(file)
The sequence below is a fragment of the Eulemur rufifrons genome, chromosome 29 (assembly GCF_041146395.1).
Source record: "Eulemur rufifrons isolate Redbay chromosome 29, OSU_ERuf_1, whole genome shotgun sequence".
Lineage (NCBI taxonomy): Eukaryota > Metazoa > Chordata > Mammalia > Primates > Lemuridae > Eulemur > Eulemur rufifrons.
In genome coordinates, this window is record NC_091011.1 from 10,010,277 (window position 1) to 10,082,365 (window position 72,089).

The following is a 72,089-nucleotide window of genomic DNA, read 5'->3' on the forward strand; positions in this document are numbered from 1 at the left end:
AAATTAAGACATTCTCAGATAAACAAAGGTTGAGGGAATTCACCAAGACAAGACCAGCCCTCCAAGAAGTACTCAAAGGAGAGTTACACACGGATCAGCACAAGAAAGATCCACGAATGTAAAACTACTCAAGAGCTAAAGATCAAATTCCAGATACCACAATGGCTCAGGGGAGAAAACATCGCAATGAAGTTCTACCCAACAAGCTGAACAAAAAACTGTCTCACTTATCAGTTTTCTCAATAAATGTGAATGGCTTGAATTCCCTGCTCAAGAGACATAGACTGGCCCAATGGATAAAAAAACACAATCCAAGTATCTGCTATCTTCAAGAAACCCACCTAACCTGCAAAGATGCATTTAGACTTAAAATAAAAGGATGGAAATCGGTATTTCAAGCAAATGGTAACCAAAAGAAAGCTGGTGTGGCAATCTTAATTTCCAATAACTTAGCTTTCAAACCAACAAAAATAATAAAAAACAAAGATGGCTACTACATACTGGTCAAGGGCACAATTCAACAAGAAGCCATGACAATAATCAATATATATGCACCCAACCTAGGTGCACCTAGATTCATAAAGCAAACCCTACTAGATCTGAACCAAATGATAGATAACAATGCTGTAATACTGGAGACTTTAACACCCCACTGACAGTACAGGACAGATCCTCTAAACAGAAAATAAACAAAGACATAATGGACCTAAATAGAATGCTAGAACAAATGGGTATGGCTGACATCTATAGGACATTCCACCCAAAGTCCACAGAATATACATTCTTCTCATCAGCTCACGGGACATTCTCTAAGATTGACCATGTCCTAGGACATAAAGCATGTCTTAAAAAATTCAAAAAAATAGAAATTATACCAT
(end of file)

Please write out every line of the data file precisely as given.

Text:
The sequence below is a fragment of the Eulemur rufifrons genome, chromosome 29 (assembly GCF_041146395.1).
Source record: "Eulemur rufifrons isolate Redbay chromosome 29, OSU_ERuf_1, whole genome shotgun sequence".
Lineage (NCBI taxonomy): Eukaryota > Metazoa > Chordata > Mammalia > Primates > Lemuridae > Eulemur > Eulemur rufifrons.
In genome coordinates, this window is record NC_091011.1 from 10,010,277 (window position 1) to 10,082,365 (window position 72,089).

The following is a 72,089-nucleotide window of genomic DNA, read 5'->3' on the forward strand; positions in this document are numbered from 1 at the left end:
AAATTAAGACATTCTCAGATAAACAAAGGTTGAGGGAATTCACCAAGACAAGACCAGCCCTCCAAGAAGTACTCAAAGGAGAGTTACACACGGATCAGCACAAGAAAGATCCACGAATGTAAAACTACTCAAGAGCTAAAGATCAAATTCCAGATACCACAATGGCTCAGGGGAGAAAACATCGCAATGAAGTTCTACCCAACAAGCTGAACAAAAAACTGTCTCACTTATCAGTTTTCTCAATAAATGTGAATGGCTTGAATTCCCTGCTCAAGAGACATAGACTGGCCCAATGGATAAAAAAACACAATCCAAGTATCTGCTATCTTCAAGAAACCCACCTAACCTGCAAAGATGCATTTAGACTTAAAATAAAAGGATGGAAATCGGTATTTCAAGCAAATGGTAACCAAAAGAAAGCTGGTGTGGCAATCTTAATTTCCAATAACTTAGCTTTCAAACCAACAAAAATAATAAAAAACAAAGATGGCTACTACATACTGGTCAAGGGCACAATTCAACAAGAAGCCATGACAATAATCAATATATATGCACCCAACCTAGGTGCACCTAGATTCATAAAGCAAACCCTACTAGATCTGAACCAAATGATAGATAACAATGCTGTAATACTGGAGACTTTAACACCCCACTGACAGTACAGGACAGATCCTCTAAACAGAAAATAAACAAAGACATAATGGACCTAAATAGAATGCTAGAACAAATGGGTATGGCTGACATCTATAGGACATTCCACCCAAAGTCCACAGAATATACATTCTTCTCATCAGCTCACGGGACATTCTCTAAGATTGACCATGTCCTAGGACATAAAGCATGTCTTAAAAAATTCAAAAAAATAGAAATTATACCAT